Maybe Gov. Ralph Northam should say, 'You first, Mr. President'
I'm disappointed in Ralph Northam, but not just for the reasons most people are saying. I'm disappointed that the embattled Democratic governor of Virginia didn't try to push back for a better deal.
True, he hasn't had much wiggle room. Even in these polarized political times, an impressively bipartisan blamestorm boiled up to call for his resignation after right-wing website Big League Politics unearthed a photo in his 1984 medical school yearbook of two men, one in blackface and the other in a hooded Ku Klux Klan robe.
Last Friday, Northam apologized for being one of the two young men "in a costume that is clearly racist and offensive," although he did not say which of the two costumed individuals was the governor.
The next day he suddenly reversed course. After further examination, he said, "I believe then, and now, that I am not either of the people" in the photo.
Say what? Suddenly Northam's narrative had slipped from merely bad to totally ridiculous.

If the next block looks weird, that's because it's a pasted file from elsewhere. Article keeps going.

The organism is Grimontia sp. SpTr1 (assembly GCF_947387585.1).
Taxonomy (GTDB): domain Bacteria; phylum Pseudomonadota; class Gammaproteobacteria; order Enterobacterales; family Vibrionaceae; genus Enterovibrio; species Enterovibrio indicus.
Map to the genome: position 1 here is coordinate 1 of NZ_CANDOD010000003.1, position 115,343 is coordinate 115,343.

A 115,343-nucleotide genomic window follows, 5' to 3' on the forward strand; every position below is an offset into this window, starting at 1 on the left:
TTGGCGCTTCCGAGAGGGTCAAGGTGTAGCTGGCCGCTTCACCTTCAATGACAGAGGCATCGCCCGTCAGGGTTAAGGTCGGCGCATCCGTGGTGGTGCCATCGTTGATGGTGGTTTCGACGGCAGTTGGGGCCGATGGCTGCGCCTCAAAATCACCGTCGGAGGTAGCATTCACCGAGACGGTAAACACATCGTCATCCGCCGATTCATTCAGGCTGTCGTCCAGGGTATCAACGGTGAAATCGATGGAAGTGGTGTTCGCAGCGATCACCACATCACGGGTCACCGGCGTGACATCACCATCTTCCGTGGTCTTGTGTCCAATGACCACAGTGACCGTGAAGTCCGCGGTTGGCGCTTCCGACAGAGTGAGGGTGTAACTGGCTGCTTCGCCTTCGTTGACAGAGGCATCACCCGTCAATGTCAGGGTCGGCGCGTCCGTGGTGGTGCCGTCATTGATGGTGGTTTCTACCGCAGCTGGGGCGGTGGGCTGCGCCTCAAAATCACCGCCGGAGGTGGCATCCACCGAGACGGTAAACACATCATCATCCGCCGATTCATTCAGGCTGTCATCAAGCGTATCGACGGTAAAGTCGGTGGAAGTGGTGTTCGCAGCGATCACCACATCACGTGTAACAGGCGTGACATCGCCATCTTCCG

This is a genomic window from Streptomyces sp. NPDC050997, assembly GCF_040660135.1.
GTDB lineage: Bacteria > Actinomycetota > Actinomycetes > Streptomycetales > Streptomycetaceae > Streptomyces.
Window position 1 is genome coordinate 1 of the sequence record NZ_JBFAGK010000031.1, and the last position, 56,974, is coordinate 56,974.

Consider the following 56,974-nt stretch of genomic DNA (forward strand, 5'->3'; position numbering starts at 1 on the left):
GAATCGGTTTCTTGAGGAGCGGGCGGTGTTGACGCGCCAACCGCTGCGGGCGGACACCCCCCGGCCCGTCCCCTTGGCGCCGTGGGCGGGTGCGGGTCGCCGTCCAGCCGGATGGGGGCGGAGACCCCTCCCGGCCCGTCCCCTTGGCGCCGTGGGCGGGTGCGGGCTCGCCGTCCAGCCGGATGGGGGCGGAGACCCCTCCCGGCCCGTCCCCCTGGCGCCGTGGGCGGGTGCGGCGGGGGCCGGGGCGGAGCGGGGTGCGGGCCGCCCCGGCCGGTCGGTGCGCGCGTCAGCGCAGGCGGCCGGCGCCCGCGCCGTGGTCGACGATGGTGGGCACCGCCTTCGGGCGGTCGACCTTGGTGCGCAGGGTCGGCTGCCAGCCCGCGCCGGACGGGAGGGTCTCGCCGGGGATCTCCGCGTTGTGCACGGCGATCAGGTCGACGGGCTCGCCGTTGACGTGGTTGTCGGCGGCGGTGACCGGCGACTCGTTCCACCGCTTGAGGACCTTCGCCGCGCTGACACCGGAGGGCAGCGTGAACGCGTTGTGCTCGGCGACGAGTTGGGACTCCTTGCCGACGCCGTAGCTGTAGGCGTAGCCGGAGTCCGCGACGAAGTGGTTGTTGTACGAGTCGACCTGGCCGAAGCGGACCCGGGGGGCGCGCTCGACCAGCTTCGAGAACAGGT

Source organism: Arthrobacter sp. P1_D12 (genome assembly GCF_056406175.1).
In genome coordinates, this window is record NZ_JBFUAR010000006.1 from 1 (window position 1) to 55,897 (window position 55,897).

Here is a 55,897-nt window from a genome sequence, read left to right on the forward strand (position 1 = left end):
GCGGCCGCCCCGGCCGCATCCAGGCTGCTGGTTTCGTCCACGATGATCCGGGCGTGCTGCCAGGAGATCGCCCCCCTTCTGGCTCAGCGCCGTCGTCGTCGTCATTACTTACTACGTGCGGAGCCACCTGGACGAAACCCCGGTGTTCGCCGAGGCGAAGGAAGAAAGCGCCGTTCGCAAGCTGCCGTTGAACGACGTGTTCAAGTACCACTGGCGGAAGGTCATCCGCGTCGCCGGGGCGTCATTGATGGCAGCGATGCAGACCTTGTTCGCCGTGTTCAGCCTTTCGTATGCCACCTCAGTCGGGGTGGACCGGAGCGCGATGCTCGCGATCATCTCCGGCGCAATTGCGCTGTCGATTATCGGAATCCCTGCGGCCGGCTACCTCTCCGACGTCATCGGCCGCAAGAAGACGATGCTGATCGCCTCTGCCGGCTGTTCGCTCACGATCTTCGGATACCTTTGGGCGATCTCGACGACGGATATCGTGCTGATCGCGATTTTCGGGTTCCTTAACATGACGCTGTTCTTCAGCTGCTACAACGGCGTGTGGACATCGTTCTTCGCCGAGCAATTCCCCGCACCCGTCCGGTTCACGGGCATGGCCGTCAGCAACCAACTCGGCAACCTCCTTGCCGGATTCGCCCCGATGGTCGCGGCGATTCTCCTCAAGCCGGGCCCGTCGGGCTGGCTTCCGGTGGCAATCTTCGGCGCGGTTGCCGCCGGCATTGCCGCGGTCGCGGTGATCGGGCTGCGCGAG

But Northam stood firm, saying his memory somehow had confused the Halloween party in the photo with a dance contest in which he "darkened" his face with two dabs of shoe polish on his cheeks to dress up as Michael Jackson and perform a moonwalk.
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Which raised a few new questions, such as how had Northam confused two such distinctly different events? Did he make a habit of wearing shoe polish on his face?
I don't think I would have trouble remembering an occasion in which I put on blackface makeup, but, since I am already black I've never felt much of a need to embellish what nature has given me.
One diligent reporter asked Northam if he could still do a moonwalk -- and he almost did. But his wife interrupted him with a firm note of caution. "Inappropriate circumstances," she said. He took the hint. Good move.
Adding to his misery, CBS News had reported another picture from Northam's 1981 yearbook says that he also was given the nickname "Coonman," which sounds a lot like a variation on a well-known racial slur. Northam would confirm only the nickname "Goose," branded on him by another friend.